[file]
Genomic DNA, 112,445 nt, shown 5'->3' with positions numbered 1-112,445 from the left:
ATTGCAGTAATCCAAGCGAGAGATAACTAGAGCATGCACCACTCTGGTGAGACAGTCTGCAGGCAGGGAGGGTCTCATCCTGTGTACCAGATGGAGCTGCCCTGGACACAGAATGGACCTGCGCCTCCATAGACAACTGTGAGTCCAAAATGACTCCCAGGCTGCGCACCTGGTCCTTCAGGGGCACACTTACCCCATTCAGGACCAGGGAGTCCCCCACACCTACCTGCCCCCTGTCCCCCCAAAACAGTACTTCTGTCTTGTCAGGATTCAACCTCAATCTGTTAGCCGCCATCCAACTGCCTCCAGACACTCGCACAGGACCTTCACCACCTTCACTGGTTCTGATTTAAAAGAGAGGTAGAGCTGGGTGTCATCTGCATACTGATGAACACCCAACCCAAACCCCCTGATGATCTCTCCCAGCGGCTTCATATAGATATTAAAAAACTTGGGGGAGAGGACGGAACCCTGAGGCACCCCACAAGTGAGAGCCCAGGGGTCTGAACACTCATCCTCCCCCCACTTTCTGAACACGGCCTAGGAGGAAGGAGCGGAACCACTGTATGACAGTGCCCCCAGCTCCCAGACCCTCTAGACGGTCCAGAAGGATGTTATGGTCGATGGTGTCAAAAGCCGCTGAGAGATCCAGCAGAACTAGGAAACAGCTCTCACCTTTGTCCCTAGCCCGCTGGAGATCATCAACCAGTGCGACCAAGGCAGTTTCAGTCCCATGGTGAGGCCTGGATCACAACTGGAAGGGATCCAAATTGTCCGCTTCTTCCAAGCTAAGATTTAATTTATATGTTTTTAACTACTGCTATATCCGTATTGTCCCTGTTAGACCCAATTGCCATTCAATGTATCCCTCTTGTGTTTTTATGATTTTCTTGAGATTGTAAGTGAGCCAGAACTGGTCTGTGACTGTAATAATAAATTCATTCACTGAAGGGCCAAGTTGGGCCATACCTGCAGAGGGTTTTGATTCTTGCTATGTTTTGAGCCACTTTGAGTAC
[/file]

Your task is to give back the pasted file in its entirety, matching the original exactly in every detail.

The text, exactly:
Genomic DNA, 112,445 nt, shown 5'->3' with positions numbered 1-112,445 from the left:
ATTGCAGTAATCCAAGCGAGAGATAACTAGAGCATGCACCACTCTGGTGAGACAGTCTGCAGGCAGGGAGGGTCTCATCCTGTGTACCAGATGGAGCTGCCCTGGACACAGAATGGACCTGCGCCTCCATAGACAACTGTGAGTCCAAAATGACTCCCAGGCTGCGCACCTGGTCCTTCAGGGGCACACTTACCCCATTCAGGACCAGGGAGTCCCCCACACCTACCTGCCCCCTGTCCCCCCAAAACAGTACTTCTGTCTTGTCAGGATTCAACCTCAATCTGTTAGCCGCCATCCAACTGCCTCCAGACACTCGCACAGGACCTTCACCACCTTCACTGGTTCTGATTTAAAAGAGAGGTAGAGCTGGGTGTCATCTGCATACTGATGAACACCCAACCCAAACCCCCTGATGATCTCTCCCAGCGGCTTCATATAGATATTAAAAAACTTGGGGGAGAGGACGGAACCCTGAGGCACCCCACAAGTGAGAGCCCAGGGGTCTGAACACTCATCCTCCCCCCACTTTCTGAACACGGCCTAGGAGGAAGGAGCGGAACCACTGTATGACAGTGCCCCCAGCTCCCAGACCCTCTAGACGGTCCAGAAGGATGTTATGGTCGATGGTGTCAAAAGCCGCTGAGAGATCCAGCAGAACTAGGAAACAGCTCTCACCTTTGTCCCTAGCCCGCTGGAGATCATCAACCAGTGCGACCAAGGCAGTTTCAGTCCCATGGTGAGGCCTGGATCACAACTGGAAGGGATCCAAATTGTCCGCTTCTTCCAAGCTAAGATTTAATTTATATGTTTTTAACTACTGCTATATCCGTATTGTCCCTGTTAGACCCAATTGCCATTCAATGTATCCCTCTTGTGTTTTTATGATTTTCTTGAGATTGTAAGTGAGCCAGAACTGGTCTGTGACTGTAATAATAAATTCATTCACTGAAGGGCCAAGTTGGGCCATACCTGCAGAGGGTTTTGATTCTTGCTATGTTTTGAGCCACTTTGAGTAC